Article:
At first glance, the recently released Oregon Ski Atlas: A Photographic Guide to Skiing The High Cascades seems to miss the mark. And specifically, miss the mark for me. I had seen the blitz of pre-release Instagram posts about the book. There appeared to be hype. I suppose what I was expecting was a full-blown fleshed-out version of ski atlas I have seen from Beacon Books: Those spiral-bound beauties include detailed maps, photos, and data like max slope angles, ATES ratings (avalanche terrain rating), and ski runs listed out.
These guide books have set a high bar. And I can imagine, for some, they have opened the gates to coveted ski terrain, and surf-spot territorialism and resentment may have followed. But that’s a different story.
Oregon is not overburdened with ski guides. Of course, there’s the Internet and that goldmine-to-minefield source of information. Have at it.
OREGON HIGH: A Climbing Guide to Nine Cascade Volcanoes, published in 1991, remains a reliable source of climbing information if you can find the book. The guide is geared towards climbers, mountaineers, alpinists. Yet, as skills have evolved, many of these ascent routes are now prized ski descents. There is also the 2011 guide, Backcountry Ski & Snowboard Routes Oregon, by Chris Van Tilburg. This guide is comprehensive in scope and includes beta on the region’s volcanoes and below treeline skiing and lines on the plentiful mountains peppering the state.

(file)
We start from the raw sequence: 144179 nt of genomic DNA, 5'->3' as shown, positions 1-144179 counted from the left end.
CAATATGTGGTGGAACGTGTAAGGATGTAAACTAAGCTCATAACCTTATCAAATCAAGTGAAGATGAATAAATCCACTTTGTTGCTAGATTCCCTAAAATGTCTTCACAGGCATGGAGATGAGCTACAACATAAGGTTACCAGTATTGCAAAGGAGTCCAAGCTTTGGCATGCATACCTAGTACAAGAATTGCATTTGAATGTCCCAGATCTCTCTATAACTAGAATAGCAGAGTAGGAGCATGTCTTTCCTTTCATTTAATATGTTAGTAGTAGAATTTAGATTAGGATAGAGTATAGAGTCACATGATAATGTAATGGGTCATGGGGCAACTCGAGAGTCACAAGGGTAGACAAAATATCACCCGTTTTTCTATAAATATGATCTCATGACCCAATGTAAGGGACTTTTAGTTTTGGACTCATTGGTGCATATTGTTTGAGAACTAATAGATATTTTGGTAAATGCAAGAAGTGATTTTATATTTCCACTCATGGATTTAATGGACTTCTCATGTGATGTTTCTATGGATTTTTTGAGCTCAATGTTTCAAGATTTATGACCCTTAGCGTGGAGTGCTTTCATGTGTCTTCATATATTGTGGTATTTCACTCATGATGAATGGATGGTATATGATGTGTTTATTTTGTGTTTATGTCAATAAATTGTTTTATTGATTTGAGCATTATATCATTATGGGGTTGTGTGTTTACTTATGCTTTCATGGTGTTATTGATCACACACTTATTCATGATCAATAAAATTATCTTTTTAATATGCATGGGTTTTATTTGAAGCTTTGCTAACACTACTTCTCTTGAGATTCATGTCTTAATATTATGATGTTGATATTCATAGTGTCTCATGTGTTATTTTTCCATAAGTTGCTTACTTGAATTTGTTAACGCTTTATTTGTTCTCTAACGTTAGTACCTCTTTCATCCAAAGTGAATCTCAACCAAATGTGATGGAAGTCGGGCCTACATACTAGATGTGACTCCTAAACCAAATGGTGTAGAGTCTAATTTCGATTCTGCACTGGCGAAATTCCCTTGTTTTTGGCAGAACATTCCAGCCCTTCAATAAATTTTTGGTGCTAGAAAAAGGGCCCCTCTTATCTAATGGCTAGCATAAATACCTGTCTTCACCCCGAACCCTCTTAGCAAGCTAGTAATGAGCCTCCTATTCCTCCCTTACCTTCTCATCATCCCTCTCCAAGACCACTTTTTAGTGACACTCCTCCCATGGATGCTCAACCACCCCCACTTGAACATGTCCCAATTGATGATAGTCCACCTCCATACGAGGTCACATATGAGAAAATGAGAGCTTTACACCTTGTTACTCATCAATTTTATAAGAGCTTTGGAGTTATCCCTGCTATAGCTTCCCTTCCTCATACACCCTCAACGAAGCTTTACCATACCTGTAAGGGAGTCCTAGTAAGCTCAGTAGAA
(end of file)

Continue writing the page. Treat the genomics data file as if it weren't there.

So, where does the Oregon Ski Atlas fit on the bookshelf, or as the author claims, the coffee table?
Here’s what the Oregon Ski Atlas is not: a full-blown here’s how to access, ascend, and ski lines in the Oregon High Cascades. Initially, I wanted more. Or, expected more. I think the reason for those expectations is that guidebooks often become encyclopedic. Having access to that information – the who, what, why, and where – all at my fingertips can be reassuring.
On the flip side, a shortage of information has its place too. The Oregon Ski Atlas is not a guidebook in a traditional sense. It leaves plenty of mystery and adventure available to those willing to look at an image with a few lines and labels inserted and have a go at it. You’ll have to find access information, the best time to go, slope angles, etc., elsewhere or in the field.